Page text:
Sterling slumps on Brexit no deal worries
Sterling is likely to plummet further if fears of a ‘no deal’ materialise.
The pound slumped to an 11-month low on Monday as the prospect of a “no deal” Brexit preoccupied currency traders following comments by Trade Secretary Liam Fox.
Sterling shed around 0.5% to trade at 1.294 versus the US dollar, while the British currency slumped 0.4% to 1.119 against the euro.
Connor Campbell, financial analyst at SpreadEx, said: “The day’s real loser was the pound.
“Plunging half a percent against the dollar – cable is at a fresh 11-month low – and 0.3% against the euro, sterling was spooked by the apparent increase in likelihood of a ‘no-deal’ Brexit, with International Trade Secretary Liam Fox echoing Mark Carney’s claims last week that the chances of the UK leaving the EU without an agreement in place is becoming more and more of a reality.”
Dr Fox believes that a no-deal Brexit is now more likely than an agreed withdrawal, with the Trade Secretary putting the odds at “60-40”.
Sterling is likely to plummet further if fears of a “no deal” materialise, according to Capital Economics.
The FTSE 100 eked out a small rise, ending the day up 4.68 points, or 0.06%, at 7,663.78.
In stocks, HSBC shares dipped 7.2p to 708.6p despite the bank boosting profits as it pushes ahead with the strategy put in place by new chief executive John Flint.
The lender reported pre-tax profit of 10.7 billion US dollars (£8.2 billion) for the half-year ended June 30, up from 10.2 billion US dollars (£7.9 billion) for the same period in 2017.
But adjusted pre-tax profits fell from 12.4 billion US dollars (£9.6 billion) to 12.1 billion US dollars (£9.3 billion), which HSBC said was due to hiring more staff and expanding its digital network.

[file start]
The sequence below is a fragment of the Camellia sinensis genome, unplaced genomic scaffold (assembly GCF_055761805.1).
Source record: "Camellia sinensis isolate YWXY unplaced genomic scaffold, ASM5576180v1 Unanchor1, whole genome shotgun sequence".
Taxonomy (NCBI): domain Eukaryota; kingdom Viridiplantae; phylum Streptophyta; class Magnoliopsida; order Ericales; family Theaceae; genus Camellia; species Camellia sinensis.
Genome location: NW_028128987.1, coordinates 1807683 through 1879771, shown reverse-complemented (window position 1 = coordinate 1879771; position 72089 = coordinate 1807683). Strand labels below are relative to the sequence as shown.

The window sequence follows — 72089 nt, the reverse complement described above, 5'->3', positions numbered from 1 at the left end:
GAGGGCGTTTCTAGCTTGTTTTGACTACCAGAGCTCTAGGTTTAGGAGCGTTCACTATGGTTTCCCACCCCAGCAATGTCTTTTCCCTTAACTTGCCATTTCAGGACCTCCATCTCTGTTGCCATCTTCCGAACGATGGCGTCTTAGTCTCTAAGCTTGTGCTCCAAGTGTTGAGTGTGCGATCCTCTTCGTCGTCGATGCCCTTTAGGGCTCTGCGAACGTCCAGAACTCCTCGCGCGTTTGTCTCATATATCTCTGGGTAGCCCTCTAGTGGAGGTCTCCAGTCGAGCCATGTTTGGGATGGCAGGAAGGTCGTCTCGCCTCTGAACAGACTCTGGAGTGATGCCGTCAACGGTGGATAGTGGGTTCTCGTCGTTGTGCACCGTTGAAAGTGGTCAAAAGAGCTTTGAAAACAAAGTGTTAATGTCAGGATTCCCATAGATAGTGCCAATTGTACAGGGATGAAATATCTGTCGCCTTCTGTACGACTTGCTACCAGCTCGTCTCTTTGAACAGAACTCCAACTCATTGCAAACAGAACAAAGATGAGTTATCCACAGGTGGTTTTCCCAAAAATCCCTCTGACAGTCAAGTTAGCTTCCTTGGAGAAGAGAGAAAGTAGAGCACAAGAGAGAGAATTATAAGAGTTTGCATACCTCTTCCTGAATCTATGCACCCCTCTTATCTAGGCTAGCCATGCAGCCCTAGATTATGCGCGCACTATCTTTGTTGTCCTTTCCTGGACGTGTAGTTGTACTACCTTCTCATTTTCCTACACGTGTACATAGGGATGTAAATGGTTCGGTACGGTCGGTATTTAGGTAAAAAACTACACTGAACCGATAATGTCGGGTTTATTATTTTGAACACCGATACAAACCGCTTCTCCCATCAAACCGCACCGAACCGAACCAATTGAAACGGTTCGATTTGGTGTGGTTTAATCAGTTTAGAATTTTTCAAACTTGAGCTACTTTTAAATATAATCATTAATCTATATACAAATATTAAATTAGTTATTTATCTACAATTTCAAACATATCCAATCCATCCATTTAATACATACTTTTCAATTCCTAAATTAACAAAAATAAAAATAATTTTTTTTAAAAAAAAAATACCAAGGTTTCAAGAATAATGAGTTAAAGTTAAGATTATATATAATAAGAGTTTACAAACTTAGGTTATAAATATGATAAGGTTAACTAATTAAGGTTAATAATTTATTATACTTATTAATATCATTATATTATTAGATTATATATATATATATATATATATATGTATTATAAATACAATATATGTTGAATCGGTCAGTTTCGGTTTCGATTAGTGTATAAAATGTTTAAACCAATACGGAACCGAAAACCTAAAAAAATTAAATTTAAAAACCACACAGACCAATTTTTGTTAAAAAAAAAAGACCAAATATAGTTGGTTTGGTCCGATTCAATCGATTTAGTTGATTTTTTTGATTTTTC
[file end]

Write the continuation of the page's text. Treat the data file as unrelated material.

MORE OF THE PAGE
Tesco shares nudged up after the supermarket giant said its strategic partnership with France’s Carrefour will become operational in October.
Tesco said the relationship will cover global suppliers, and will allow for the joint purchasing of own-brand goods and store equipment such as trolleys, fixtures and cleaning supplies. Shares ended down 0.1% at 259.4p.
On the FTSE 250, Spire Healthcare shed over 21% to end down 53.8p at 193.4p after the private hospitals operator warned over its full-year performance in the face of falling NHS spending.
IWG, meanwhile, plunged 23% or 61.5p to close at 238.5p after the Regus owner said it will not continue talks with a number of private equity firms which were looking to buy the company.
Continental indices ended in the red, with the Cac 40 in France down by 0.14% and the Dax in Germany falling by the same amount.
Brent crude was trading up 1% at 74 US dollars a barrel.
The biggest risers on the FTSE 100 were Hargreaves Lansdown up 41p at 2,118p, BT Group up 4.1p at 238.5p, GlaxoSmithKline up 25.2p at 1,578.4p and Smurfit Kappa up 48p at 3,262p.
The biggest fallers on the FTSE 100 were Fresnillo down 33.9p at 980.6p, MicroFocus down 38.5p at 1,190.5p, RBS down 5.8p at 252p and Rangold down 116p at 5,494p.